At the end of my freshman year of college, after not being able to transfer to the University of Alabama, I made a decision not to be one of those insufferable people that don’t do anything to change situations they aren’t satisfied with, or complain without taking any action. I decided that if I couldn’t transfer into my ideal college experience, I’d have to create one where I was. In my sit down with the VP of Student Affairs, I advocated for national sororities and fraternities being colonized on campus, but it was clear that she and the rest of administration were dead set against it.
Where there’s a will, there’s a way, though, and I began looking into other options. After long nights turning into long mornings of research, I realized that there was a solution, and that solution was a local sorority.
There are plenty of people, Greek and non Greek, with misconceptions about what a local organization entails. Over the weekend some lovely fellow pupils of mine accused me of trying to start a “bull shit sorority,” and being that they are completely clueless about what I’m doing and Greek Life as a whole, I wasn’t surprised or upset, but I realized that there are plenty of people that are ignorant and misinformed about locals, and took it upon myself to set the record straight.
What is a local sorority?
A local sorority is an independent sorority, not belonging to a larger governing council like the NPC or NPHC, and generally does not have multiple chapters.
- Smaller numbers: Unfortunately, you’ll probably never get to enjoy meeting a sister on the other side of the world and being able to immediately connect with them, knowing that you went through the same initiation and participated in the same rituals. You’ll probably have to go into a more detailed explanation about your sorority when you have conversations about Greek Life because people won’t immediately recognize the name.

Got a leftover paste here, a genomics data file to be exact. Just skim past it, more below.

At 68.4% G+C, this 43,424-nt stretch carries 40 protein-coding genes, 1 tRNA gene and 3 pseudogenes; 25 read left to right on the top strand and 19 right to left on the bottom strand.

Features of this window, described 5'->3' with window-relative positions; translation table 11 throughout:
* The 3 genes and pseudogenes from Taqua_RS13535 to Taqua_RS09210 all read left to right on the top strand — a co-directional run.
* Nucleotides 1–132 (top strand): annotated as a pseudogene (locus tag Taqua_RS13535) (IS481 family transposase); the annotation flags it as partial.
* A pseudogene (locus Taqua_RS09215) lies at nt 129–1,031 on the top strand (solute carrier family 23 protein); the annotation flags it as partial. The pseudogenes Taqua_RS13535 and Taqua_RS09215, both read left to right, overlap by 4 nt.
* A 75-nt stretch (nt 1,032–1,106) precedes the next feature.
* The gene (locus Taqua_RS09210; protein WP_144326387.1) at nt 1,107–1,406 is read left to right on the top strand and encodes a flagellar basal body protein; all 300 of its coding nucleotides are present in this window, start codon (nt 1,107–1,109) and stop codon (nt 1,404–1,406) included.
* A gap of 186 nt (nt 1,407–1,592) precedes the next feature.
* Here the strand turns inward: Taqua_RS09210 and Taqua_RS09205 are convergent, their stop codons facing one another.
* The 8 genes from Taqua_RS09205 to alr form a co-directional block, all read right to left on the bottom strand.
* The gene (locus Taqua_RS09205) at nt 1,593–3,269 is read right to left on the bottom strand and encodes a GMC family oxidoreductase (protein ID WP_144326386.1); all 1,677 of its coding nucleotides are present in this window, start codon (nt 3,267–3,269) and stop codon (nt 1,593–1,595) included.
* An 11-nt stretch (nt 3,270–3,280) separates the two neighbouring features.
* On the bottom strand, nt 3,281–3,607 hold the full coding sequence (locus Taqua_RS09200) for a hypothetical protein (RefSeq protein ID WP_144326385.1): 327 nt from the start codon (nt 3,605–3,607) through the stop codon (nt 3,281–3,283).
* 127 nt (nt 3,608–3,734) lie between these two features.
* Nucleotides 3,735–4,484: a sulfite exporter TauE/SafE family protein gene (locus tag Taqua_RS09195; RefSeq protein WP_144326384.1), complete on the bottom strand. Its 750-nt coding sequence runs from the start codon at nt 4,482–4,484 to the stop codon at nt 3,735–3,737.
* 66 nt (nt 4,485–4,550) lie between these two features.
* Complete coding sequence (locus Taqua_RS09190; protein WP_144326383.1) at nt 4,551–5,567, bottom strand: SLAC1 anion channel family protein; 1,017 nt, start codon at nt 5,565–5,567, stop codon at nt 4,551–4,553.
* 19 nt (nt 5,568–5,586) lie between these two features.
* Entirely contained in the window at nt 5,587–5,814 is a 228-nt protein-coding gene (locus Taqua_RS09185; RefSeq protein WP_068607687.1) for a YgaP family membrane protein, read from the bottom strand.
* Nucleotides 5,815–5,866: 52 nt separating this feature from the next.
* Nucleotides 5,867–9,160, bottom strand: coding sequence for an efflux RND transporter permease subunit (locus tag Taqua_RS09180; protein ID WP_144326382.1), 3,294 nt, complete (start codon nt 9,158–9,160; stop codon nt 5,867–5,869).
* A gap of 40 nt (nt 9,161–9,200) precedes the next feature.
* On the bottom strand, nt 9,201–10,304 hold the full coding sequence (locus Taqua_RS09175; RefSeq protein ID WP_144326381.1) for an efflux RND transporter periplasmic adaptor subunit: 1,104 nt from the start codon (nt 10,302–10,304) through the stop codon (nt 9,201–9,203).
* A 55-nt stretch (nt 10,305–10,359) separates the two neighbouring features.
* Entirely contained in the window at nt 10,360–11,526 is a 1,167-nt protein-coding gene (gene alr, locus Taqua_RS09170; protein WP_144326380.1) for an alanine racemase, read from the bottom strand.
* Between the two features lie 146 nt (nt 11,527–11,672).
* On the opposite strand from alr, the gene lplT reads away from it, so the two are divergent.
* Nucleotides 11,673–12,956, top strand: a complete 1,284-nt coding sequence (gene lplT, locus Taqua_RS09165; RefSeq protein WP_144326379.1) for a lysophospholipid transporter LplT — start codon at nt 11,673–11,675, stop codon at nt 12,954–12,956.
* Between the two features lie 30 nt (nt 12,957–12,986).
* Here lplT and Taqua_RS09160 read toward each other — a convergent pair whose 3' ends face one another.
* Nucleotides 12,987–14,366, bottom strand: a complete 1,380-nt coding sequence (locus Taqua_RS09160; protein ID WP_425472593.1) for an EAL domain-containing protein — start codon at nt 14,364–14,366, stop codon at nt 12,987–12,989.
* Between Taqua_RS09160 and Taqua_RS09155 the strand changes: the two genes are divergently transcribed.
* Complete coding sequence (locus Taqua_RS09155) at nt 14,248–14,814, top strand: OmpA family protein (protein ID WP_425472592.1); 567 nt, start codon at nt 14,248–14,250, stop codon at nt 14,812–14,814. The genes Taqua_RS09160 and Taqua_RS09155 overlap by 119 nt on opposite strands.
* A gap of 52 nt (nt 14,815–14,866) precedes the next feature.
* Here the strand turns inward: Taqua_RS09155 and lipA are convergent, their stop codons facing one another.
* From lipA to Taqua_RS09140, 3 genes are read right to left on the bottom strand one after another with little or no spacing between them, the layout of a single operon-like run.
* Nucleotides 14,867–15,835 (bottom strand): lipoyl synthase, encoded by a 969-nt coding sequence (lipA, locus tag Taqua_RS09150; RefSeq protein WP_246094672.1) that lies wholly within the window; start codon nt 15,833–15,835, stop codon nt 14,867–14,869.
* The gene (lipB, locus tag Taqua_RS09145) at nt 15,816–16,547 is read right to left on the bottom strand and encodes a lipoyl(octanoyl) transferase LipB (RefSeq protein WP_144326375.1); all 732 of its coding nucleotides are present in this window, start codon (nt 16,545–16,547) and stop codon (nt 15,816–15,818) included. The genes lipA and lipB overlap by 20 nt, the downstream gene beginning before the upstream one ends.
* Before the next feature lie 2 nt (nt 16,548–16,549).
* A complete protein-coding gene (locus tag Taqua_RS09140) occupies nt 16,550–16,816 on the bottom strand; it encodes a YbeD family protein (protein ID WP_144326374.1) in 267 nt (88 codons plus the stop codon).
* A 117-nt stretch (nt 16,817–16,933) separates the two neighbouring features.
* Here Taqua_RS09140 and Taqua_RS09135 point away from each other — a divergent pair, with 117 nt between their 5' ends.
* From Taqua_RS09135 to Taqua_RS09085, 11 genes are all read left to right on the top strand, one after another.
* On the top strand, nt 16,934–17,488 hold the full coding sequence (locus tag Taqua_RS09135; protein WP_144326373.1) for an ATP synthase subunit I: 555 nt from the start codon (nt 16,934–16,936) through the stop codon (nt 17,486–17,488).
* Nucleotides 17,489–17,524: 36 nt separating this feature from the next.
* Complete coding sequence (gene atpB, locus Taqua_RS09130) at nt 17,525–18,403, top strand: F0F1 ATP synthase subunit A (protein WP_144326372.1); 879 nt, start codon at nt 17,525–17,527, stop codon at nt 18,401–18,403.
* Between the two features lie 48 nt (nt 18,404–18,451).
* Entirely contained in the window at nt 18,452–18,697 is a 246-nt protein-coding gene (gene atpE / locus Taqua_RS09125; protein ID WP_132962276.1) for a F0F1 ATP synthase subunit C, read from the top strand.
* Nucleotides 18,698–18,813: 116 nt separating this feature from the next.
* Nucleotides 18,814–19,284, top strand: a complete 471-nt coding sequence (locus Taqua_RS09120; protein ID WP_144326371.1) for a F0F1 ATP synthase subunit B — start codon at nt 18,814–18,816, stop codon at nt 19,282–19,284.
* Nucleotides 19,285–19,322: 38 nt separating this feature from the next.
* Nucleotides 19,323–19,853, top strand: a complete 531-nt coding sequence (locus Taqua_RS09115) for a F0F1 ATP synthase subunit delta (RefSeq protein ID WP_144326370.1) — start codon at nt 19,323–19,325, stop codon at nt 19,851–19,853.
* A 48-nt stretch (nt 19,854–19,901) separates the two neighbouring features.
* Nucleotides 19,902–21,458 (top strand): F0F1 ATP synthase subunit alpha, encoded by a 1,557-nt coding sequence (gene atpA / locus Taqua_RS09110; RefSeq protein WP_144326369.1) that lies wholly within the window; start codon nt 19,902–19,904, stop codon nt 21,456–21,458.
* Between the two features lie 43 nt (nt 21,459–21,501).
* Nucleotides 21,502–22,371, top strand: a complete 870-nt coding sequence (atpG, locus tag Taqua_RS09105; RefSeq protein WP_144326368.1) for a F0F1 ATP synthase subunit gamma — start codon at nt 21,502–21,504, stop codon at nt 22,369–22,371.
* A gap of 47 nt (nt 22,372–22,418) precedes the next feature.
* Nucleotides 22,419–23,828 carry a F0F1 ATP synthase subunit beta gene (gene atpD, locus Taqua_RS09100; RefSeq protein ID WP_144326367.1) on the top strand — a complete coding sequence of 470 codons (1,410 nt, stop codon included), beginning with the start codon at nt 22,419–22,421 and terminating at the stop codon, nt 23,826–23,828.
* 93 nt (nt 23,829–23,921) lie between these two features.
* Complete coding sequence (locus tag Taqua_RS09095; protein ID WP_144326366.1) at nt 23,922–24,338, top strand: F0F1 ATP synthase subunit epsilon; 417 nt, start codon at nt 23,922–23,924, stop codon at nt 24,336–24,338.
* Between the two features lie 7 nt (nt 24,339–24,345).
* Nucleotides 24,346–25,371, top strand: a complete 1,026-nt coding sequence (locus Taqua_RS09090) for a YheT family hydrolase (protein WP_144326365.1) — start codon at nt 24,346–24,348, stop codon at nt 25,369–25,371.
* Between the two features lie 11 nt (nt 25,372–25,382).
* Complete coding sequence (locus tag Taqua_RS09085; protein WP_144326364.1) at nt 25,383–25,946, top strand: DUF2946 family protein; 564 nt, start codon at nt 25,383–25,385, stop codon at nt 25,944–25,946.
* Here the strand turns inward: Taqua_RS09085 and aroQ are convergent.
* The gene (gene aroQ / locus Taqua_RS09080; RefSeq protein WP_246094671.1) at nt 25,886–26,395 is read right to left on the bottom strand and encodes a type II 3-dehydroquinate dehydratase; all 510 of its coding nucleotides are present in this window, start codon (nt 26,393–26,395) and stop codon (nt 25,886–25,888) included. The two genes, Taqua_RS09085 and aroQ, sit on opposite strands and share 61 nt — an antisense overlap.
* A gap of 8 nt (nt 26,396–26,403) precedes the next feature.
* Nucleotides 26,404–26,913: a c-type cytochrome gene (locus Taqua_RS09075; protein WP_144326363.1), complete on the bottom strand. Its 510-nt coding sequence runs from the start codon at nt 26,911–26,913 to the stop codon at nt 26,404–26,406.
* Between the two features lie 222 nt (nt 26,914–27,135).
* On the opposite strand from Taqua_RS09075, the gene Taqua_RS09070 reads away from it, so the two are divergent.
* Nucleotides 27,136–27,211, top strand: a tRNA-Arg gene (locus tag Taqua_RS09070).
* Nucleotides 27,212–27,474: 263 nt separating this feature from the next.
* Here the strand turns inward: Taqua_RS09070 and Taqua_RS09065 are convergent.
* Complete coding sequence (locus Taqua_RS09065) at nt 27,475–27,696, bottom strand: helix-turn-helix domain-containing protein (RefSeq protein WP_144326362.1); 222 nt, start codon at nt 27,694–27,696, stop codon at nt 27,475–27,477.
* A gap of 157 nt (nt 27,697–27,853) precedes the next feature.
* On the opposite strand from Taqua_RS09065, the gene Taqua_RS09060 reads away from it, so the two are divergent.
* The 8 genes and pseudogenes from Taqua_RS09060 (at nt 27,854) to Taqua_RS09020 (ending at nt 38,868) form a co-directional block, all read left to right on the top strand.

- Less resources: As most local sororities have been established much more recently than thriving, national organizations, a lot more thought needs to be put into budgeting and fundraising for holding events. However, it’s important to note that this issue isn’t entirely unique to locals.
- No one to answer to: Because locals don’t have anyone to answer to, it’s easy for them to become negligent and not take themselves seriously enough. And unfortunately, that makes it easier for people to stereotype them as “fake” sororities.
- Building a legacy: If you’re one of the first classes of a sorority, you are literally making history. You are putting yourselves in the shoes of the women that founded some of today’s most notorious organizations.
- Having a say: You have much more power in shaping the future of your organization in a local than in a national organization. The only people you need to convince and compromise with are your sisters, and since so many of them know you personally, they are more likely to seriously consider your input.
- A unique sisterhood: Although you won’t enjoy the privilege of recognizing your letters all over the country, you will be able to take pride in a unique and one of a kind sisterhood, and having more common ground with your sisters. While all sororities bond over shared values, an ADPi’s experience at an SEC school could be completely different than that of her sister at a small liberal arts school in the Northwest.
- No one to answer to: This is both a disadvantage and a benefit, because while you have no one to hold you accountable, you also have much more freedom to do as you please and see fit without fear of being reprimanded by your national headquarters. This doesn’t mean you should act in a manner that will poorly reflect on your organization, but that you don’t have to go through excruciating processes to accomplish anything.
- Less expensive dues: Sorority dues range from $100-$500 a month depending on school size, and NO local organization would ever be nearly as costly.
- A better opportunity to bond with sisters: It’s much harder to get to know and appreciate your sisters on an individual level when there are 300 of them on your campus. With smaller numbers, it is easier to become familiar with all of your sisters on a personal level and cherish your organization all the more.
Every chapter is different: all locals aren’t the same and all national chapters aren’t the same. There are plenty of outstanding local chapters and plenty of dysfunctional NPC chapters; so judge a sorority not by how many members it has nationwide but by the strength of the sisterhood. As much respect as I have for the NPC and the 26 sororities that have managed to not only stand the test of time but expand and flourish, being local is nothing to be ashamed of.
what do you think?